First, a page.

Speaking from common sense, not any particular training or experience, urban warfare seems like a very bad idea for the attackers (U.S.) and a relatively good idea for the defenders (Iraqis and al Qaeda) if the attackers abide by international laws prohibiting tactics that might injure civilians. Basically, our soldiers are going around corners and charging into rooms with closed doors without knowing what’s there. I say “charging” because the close-quarters-battle article strongly advocates high-speed entry and many training videos I have seen on TV show U.S. soldiers practicing exactly that.
Obvious counter tactics
It seems obvious that the enemy would look at the details of the tactics used by the U.S. and develop counter tactics that used the U.S. tactics and habits against the U.S. soldiers. If that approach included a squad of men charging full-speed into rooms that they did not know the contents of, the enemy will inevitably lure the Americans to do just that and set a claymore mine or other explosive or incendiary device to go off after a brief delay to allow all the U.S. soldiers to enter the room before it went off.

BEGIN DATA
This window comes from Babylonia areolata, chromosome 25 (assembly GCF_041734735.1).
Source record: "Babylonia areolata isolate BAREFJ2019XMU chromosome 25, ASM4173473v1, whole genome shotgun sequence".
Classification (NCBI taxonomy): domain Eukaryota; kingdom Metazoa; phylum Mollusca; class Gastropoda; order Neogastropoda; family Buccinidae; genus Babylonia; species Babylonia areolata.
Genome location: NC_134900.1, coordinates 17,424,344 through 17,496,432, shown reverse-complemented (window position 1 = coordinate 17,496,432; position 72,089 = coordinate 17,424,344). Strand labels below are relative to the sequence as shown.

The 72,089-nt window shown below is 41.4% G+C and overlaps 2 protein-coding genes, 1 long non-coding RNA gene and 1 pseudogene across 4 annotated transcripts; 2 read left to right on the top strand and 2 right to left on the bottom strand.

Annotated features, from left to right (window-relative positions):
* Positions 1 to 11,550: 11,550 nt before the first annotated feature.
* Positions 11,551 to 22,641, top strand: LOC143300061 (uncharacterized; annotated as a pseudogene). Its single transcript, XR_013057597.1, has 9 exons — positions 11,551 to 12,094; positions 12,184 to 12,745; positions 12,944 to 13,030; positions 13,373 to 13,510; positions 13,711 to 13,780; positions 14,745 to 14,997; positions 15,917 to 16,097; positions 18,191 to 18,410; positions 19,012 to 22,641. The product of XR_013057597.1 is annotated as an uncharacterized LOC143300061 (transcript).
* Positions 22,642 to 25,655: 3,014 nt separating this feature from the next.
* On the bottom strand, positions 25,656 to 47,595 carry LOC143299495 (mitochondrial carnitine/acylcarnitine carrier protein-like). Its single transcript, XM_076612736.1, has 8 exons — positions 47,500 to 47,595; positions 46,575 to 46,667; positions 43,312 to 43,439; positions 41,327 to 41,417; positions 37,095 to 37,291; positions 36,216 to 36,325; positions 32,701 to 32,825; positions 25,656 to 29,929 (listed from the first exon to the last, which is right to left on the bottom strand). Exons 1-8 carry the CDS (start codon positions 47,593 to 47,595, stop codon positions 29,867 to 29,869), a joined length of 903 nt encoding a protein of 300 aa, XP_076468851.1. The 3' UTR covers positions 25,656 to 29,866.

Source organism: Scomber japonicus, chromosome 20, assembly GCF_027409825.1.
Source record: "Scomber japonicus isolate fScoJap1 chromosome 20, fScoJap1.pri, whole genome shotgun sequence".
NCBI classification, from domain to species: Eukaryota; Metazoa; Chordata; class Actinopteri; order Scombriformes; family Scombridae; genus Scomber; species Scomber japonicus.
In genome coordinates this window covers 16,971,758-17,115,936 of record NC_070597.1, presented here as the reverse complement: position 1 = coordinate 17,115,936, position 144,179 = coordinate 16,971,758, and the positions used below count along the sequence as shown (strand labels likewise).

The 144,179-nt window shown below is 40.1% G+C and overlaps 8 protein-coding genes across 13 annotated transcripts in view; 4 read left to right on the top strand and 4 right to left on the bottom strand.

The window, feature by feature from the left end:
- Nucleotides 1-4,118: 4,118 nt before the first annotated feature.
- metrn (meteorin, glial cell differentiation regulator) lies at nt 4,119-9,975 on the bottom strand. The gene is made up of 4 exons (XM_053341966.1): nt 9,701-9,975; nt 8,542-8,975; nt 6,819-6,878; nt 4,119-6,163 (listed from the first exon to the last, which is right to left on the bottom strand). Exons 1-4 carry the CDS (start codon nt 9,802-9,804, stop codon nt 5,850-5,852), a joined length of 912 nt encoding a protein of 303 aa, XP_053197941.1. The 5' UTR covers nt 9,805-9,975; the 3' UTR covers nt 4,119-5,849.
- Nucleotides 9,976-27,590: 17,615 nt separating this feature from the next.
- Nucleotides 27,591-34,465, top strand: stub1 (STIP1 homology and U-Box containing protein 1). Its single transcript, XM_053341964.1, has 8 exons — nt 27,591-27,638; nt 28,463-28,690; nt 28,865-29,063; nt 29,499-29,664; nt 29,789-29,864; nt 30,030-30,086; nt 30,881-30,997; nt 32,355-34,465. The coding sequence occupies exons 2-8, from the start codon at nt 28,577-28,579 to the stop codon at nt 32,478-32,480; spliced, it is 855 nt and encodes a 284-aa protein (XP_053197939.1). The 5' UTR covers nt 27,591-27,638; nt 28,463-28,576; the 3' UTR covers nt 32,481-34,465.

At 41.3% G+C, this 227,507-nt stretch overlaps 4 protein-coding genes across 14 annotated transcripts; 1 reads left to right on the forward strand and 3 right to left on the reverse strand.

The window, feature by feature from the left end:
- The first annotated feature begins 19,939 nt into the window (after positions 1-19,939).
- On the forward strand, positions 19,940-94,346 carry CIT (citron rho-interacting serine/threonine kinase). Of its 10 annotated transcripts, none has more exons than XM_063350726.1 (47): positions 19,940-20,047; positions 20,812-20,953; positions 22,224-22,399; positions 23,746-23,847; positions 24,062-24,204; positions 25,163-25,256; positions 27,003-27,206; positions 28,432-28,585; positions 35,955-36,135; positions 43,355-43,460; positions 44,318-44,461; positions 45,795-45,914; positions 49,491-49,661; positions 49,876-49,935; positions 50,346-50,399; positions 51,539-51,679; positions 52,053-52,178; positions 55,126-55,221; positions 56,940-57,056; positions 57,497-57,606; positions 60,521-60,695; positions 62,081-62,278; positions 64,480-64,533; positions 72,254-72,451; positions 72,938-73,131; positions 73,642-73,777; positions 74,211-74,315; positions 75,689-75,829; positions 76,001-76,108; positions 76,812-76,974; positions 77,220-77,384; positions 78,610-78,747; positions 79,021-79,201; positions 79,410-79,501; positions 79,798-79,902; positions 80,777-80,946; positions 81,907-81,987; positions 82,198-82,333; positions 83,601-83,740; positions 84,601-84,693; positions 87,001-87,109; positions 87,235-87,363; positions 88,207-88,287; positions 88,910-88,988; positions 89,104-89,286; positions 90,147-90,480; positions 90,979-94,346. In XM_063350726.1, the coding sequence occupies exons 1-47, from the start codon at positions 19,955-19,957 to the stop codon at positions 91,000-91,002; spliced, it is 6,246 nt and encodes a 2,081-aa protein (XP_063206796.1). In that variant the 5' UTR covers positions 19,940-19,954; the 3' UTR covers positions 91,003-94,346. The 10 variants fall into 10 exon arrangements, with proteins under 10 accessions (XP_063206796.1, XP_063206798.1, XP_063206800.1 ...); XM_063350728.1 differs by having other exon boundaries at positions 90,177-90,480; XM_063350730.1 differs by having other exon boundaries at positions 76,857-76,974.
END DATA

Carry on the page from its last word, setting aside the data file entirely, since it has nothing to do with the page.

The close-quarters-battle tactics in that article seem to assume relatively favorable conditions like surprise and lightly-armed enemies or enemies whose weapons are not being held by them at the moment of the assault.
When they do it on TV, the rooms have no furniture. But the rooms I see on TV in Iraqi or Afghani homes do have furniture.
They also never seem to practice against an enemy that is not in the room in question, but that has armored gunports that enable them to shoot into the room from an adjacent room.
I have no idea what basis there is for such assumptions. Take the element of surprise, for example. In the Blackhawk Down incident, which most certainly involved “close quarters battle” in an urban setting, Somali children alerted the target enemy that the American soldiers were coming through the use of cell phones long before the U.S. soldiers arrived at the target building. How are Caucasian, Latino, and African-American U.S. soldiers supposed to achieve the element of surprise in an urban setting in the Middle East?
Urban warfare puts us at a disadvantage
Urban warfare nullifies the advantages of the U.S. military over the Iraqi, al Qaeda, and Taliban enemies. It gives the enemy the advantage because of their civilian shields and accomplices; free and secret movement in, around, and under the buildings; protection of international laws which they themselves do not abide by, and extreme familiarity with the neighborhood versus the total unfamiliarity with the neighborhood on the part of the U.S. forces.
We fought in urban settings during World War II and won. Why? Because we did not have the restrictive rules of engagement that we now have for the purpose of avoiding civilian casualties. See my article on rules of engagement.